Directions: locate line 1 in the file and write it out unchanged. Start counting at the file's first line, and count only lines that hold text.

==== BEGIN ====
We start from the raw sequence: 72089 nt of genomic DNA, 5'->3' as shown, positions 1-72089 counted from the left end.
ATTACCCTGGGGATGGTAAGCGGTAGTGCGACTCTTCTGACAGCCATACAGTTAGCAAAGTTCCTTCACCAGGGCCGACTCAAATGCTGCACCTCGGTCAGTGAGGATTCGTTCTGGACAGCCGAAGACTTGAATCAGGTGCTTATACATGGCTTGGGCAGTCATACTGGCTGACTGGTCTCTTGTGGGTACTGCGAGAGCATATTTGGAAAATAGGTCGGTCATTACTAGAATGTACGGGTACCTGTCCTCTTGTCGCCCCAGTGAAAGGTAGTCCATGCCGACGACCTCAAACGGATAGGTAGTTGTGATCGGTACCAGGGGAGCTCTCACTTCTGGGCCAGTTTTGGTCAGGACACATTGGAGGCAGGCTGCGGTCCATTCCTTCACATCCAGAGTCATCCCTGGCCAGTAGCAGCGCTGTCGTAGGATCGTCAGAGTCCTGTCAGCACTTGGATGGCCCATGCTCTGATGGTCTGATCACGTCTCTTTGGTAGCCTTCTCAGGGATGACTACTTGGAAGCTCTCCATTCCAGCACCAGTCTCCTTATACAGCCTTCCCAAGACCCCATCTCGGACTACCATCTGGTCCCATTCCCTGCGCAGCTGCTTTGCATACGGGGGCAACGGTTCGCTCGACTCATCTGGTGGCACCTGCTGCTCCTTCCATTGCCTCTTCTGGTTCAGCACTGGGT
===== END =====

We start from the raw sequence: 72089 nt of genomic DNA, 5'->3' as shown, positions 1-72089 counted from the left end.